James William Abert
|James William Abert|
November 18, 1820|
Mount Holly Township, New Jersey
|Died||August 10, 1897
|Buried at||Evergreen Cemetery (Southgate, Kentucky)|
|Allegiance||United States of America|
|Service/branch||United States Army|
|Years of service||1842 - 1864|
Brevet Lieutenant Colonel
|Unit||Corps of Topographical Engineers|
Abert joined the Corps of Topographical Engineers, which was headed by his father, in 1843. He joined several expeditions into the west, including John Frémont's third expedition, and illustrated these expeditions reports with his sketches. He was also put in charge of a detachment to map the Canadian River. In 1846 he was sent west to join the army of General Kearney in the war against Mexico, returning to Fort Leavenworth in the following year. It was during this time that he acquired a new species of bird, which was named the Abert's Towhee in his honour. During the American Civil War, he served on the staffs of Robert Patterson, Nathaniel P. Banks and Quincy A. Gillmore. He was wounded during the Maryland Campaign, and retired from the Army in June 1864.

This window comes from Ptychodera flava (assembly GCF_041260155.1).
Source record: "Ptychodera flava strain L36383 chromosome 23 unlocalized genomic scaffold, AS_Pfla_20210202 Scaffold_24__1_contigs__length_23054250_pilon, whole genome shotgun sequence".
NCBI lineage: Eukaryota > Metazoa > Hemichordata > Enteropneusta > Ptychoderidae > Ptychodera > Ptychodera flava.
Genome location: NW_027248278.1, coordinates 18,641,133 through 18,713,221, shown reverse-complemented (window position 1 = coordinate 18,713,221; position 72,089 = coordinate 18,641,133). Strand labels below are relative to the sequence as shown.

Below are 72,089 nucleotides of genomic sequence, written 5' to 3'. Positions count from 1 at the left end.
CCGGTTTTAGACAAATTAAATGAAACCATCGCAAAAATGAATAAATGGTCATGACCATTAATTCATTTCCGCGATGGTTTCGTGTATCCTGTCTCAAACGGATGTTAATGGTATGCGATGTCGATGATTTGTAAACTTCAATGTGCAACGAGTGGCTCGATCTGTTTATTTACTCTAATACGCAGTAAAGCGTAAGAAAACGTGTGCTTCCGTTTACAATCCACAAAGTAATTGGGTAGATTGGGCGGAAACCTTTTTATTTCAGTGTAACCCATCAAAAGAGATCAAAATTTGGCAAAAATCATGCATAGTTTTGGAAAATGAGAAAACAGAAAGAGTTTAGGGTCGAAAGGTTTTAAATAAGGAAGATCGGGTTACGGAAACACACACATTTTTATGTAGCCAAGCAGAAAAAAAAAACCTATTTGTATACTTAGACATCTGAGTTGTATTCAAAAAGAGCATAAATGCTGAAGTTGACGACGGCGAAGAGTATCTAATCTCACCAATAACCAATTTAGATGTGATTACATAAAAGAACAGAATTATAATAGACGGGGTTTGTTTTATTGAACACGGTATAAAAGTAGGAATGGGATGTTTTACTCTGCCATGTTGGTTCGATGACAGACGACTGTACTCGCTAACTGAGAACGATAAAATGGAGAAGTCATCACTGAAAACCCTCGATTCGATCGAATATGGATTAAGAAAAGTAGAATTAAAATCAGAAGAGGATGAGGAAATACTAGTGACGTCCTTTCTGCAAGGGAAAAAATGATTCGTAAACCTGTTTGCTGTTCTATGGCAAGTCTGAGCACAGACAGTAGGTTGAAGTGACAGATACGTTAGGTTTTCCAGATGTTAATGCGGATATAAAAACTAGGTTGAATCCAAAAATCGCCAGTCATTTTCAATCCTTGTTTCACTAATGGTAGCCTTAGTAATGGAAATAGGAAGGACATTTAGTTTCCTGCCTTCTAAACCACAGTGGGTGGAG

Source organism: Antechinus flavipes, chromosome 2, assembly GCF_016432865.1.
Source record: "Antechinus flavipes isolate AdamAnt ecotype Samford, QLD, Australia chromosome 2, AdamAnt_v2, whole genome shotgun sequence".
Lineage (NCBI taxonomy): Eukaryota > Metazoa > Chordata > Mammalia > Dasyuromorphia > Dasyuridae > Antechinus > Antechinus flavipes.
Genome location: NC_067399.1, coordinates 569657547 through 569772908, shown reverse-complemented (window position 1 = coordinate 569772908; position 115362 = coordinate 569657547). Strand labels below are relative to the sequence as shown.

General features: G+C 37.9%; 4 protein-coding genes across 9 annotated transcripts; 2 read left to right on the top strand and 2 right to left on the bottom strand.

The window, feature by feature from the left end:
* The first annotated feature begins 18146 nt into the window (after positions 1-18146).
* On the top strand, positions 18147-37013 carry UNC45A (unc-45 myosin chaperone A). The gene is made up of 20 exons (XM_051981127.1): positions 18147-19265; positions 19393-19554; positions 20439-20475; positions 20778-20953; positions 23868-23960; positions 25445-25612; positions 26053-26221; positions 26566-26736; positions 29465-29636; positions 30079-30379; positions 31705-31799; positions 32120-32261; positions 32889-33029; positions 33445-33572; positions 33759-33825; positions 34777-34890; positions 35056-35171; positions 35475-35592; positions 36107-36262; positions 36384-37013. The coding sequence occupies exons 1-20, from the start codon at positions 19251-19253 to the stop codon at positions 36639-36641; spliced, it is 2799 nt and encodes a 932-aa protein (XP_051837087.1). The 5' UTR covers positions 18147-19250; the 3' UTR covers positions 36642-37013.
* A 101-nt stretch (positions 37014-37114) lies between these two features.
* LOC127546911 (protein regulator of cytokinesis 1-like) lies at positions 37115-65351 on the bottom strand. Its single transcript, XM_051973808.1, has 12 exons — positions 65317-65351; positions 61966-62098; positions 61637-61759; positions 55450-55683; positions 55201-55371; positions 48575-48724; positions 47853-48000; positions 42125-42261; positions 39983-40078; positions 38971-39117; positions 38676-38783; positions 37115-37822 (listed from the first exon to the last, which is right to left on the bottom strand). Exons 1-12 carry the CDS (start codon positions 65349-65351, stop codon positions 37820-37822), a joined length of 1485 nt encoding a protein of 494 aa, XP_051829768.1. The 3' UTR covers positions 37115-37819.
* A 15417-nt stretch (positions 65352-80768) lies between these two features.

After the Civil War, he became a professor of English literature, mathematics and drawing at the University of Missouri. His original watercolors are now privately owned.
- Who's Who in America, Historical Volume, 1607-1896. Chicago: Marquis Who's Who, 1967.
- The Journal of the Cincinnati Society of Natural History. The Society. 1884.
- The Auk, Volume 22. American Ornithologists' Union. 1905.
- Abert, James (1979). Program evaluation at HEW: research versus reality, Part 1. M. Dekker. ISBN 0-8247-6710-1.
- Minge, Ward (1976). Acoma: pueblo in the sky. University of New Mexico Press. ISBN 0-8263-0417-6.
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